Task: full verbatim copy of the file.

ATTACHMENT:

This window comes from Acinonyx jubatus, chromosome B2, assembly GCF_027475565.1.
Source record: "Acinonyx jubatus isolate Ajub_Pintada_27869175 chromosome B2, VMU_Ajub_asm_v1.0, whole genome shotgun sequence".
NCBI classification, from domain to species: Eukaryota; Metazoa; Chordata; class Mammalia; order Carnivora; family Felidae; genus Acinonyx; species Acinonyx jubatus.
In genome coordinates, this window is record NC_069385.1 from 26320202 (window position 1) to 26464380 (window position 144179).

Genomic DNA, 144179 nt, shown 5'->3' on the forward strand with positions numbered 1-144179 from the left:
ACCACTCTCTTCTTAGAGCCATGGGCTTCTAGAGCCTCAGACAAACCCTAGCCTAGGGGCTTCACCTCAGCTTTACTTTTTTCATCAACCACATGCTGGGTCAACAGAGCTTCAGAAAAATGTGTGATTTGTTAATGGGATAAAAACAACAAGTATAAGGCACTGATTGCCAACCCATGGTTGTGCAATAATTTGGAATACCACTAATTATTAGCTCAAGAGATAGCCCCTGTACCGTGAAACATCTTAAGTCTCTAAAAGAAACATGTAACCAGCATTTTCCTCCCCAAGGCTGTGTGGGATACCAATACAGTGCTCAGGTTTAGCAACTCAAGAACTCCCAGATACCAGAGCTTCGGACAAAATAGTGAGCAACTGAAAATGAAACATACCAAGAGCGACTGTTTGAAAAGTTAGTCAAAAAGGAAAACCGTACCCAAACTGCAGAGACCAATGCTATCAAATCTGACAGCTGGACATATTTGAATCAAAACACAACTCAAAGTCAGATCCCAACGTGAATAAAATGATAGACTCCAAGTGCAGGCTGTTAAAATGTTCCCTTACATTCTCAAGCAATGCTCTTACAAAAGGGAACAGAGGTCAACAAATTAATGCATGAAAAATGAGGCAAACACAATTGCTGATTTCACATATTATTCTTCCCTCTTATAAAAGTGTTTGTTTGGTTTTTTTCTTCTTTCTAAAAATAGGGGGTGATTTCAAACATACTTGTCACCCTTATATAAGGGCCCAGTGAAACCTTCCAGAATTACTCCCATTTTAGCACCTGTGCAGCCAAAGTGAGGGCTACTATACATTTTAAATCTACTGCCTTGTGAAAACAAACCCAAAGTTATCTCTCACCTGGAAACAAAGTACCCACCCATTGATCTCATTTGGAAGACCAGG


This window comes from Acinonyx jubatus, chromosome B2, assembly GCF_027475565.1.
Source record: "Acinonyx jubatus isolate Ajub_Pintada_27869175 chromosome B2, VMU_Ajub_asm_v1.0, whole genome shotgun sequence".
NCBI classification, from domain to species: Eukaryota; Metazoa; Chordata; class Mammalia; order Carnivora; family Felidae; genus Acinonyx; species Acinonyx jubatus.
In genome coordinates, this window is record NC_069385.1 from 26320202 (window position 1) to 26464380 (window position 144179).

Genomic DNA, 144179 nt, shown 5'->3' on the forward strand with positions numbered 1-144179 from the left:
ACCACTCTCTTCTTAGAGCCATGGGCTTCTAGAGCCTCAGACAAACCCTAGCCTAGGGGCTTCACCTCAGCTTTACTTTTTTCATCAACCACATGCTGGGTCAACAGAGCTTCAGAAAAATGTGTGATTTGTTAATGGGATAAAAACAACAAGTATAAGGCACTGATTGCCAACCCATGGTTGTGCAATAATTTGGAATACCACTAATTATTAGCTCAAGAGATAGCCCCTGTACCGTGAAACATCTTAAGTCTCTAAAAGAAACATGTAACCAGCATTTTCCTCCCCAAGGCTGTGTGGGATACCAATACAGTGCTCAGGTTTAGCAACTCAAGAACTCCCAGATACCAGAGCTTCGGACAAAATAGTGAGCAACTGAAAATGAAACATACCAAGAGCGACTGTTTGAAAAGTTAGTCAAAAAGGAAAACCGTACCCAAACTGCAGAGACCAATGCTATCAAATCTGACAGCTGGACATATTTGAATCAAAACACAACTCAAAGTCAGATCCCAACGTGAATAAAATGATAGACTCCAAGTGCAGGCTGTTAAAATGTTCCCTTACATTCTCAAGCAATGCTCTTACAAAAGGGAACAGAGGTCAACAAATTAATGCATGAAAAATGAGGCAAACACAATTGCTGATTTCACATATTATTCTTCCCTCTTATAAAAGTGTTTGTTTGGTTTTTTTCTTCTTTCTAAAAATAGGGGGTGATTTCAAACATACTTGTCACCCTTATATAAGGGCCCAGTGAAACCTTCCAGAATTACTCCCATTTTAGCACCTGTGCAGCCAAAGTGAGGGCTACTATACATTTTAAATCTACTGCCTTGTGAAAACAAACCCAAAGTTATCTCTCACCTGGAAACAAAGTACCCACCCATTGATCTCATTTGGAAGACCAGG